What is a Non-current asset to Net worth?
A non-current asset to net worth ratio is a debt financial ratio to measure of the extent of a company’s investment in low-liquid non-current assets.
This ratio is very significant for comparative analysis of less dependent on industry (structure of company assets) and debt ratio or debt-to-equity ratio.
What Are Non-Current Assets?
Non-Current assets are a company’s long-term investments for which the full value will not be realized within the accounting year.
Non-Current assets comprise investments in other companies, intellectual property (e.g. patents), and property, plant and equipment. You can find Non-Current assets on a company’s balance sheet.
Few examples of Non-Current assets that are stated in a company’s balance sheet are:
– Plants and properties;
– Investments made in another company;
– Investments in brand recognition, intellectual property rights;
– Equipment with a high value or that is used over a period greater than one year, which is not considered inventories.
The net worth figure of an entity is determined by subtracting the total outside liabilities from total assets figure.
Read| Accounting Ratio
What Is Net Worth?
Net worth is the value of the abstract from assets a person or corporation minus its liabilities.
It is a significant metric to determine a company’s health and it provides a good idea about the firm’s current financial position.
Advantage of Non-current assets to net worth
- Net worth is popularly called as book value or shareholders’ equity.
- Non-Current assets are called as long-term assets.
- Non-Current asset costs are allocated over the number of years the asset is used.
- Non-Current assets are on the balance sheet under investment: property, plant, and equipment; intangible assets; or other assets.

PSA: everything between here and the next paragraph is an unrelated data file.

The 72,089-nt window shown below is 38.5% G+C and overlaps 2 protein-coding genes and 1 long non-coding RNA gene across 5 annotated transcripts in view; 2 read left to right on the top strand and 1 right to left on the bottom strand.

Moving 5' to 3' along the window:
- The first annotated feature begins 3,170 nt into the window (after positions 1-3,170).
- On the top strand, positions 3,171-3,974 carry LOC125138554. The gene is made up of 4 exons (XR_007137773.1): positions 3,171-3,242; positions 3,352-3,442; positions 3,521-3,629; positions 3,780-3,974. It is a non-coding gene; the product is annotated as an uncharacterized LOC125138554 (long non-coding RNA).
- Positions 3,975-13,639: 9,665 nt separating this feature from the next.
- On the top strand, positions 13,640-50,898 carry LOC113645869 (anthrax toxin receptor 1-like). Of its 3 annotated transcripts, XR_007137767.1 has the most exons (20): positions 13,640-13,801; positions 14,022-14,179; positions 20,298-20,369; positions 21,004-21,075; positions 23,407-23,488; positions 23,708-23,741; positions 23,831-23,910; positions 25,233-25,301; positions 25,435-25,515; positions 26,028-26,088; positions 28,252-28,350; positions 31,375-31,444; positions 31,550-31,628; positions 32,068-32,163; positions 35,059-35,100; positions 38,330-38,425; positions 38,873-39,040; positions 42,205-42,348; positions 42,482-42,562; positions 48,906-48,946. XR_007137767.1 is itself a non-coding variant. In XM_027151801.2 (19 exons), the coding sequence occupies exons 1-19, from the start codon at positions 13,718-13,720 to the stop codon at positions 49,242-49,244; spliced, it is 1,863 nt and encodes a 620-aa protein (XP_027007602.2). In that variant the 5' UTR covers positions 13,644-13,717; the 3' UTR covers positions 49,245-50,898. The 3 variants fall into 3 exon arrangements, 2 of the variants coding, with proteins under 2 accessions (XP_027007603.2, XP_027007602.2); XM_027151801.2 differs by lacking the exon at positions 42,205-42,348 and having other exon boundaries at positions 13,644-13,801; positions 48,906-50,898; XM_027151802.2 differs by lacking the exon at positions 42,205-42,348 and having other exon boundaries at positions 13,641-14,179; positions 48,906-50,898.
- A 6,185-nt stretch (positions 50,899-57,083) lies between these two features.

- Net worth produces a picture of an entity’s present financial position.
- People with extensive net worth are known as high-net-worth individuals (HNI).
Disadvantage of Non-current assets to net worth
- A high ratio may be interpreted as a negative signal.
- It does not include in the business cycle
- Non-Current assets are not used for current use.
Calculation (formula) of Non-current assets to net worth
Example of Non-current assets to net worth ratio
If a XYZ company has Non-Current assets estimated to worth $100,000 and a net worth of $90,000.
Non-Current Assets to Net Worth = $100,000/$90,000 = 1.11 (in % i.e. 111.11%)
This is an acceptable proportion under the given benchmark
Let’s take another example to clear the situation of the company,
If a Grocery company has Non-Current assets estimated to worth $90,000 and a net worth of $100,000.
Non-Current Assets to Net Worth = $90,000/$100,000 = 0.90 (in % i.e. 90%)
This is, now, an acceptable proportion and given grocery store easily pays and grow the business under any stressful situation.
Interpretation and Analysis of Non-current assets to Net worth ratio
The standard acceptable Non-current asset to Net Worth ratio is between 1-1.25 and lower, but it is still dependent on the type of industry.
For capital-intensive industries (i.e. The industries with a high portion of non-current assets against current assets) the ratio may be higher.
Typically, any level lower or between 1 and 1.25 (100% – 125%) is considered to be normal but please note that this range varies from one industry, market or economic environment to another.
While a too high ratio may be interpreted as a negative signal because it may indicate that the company in question relies too much on low liquid assets and so whenever required it will have difficulties in converting these assets in liquid instruments.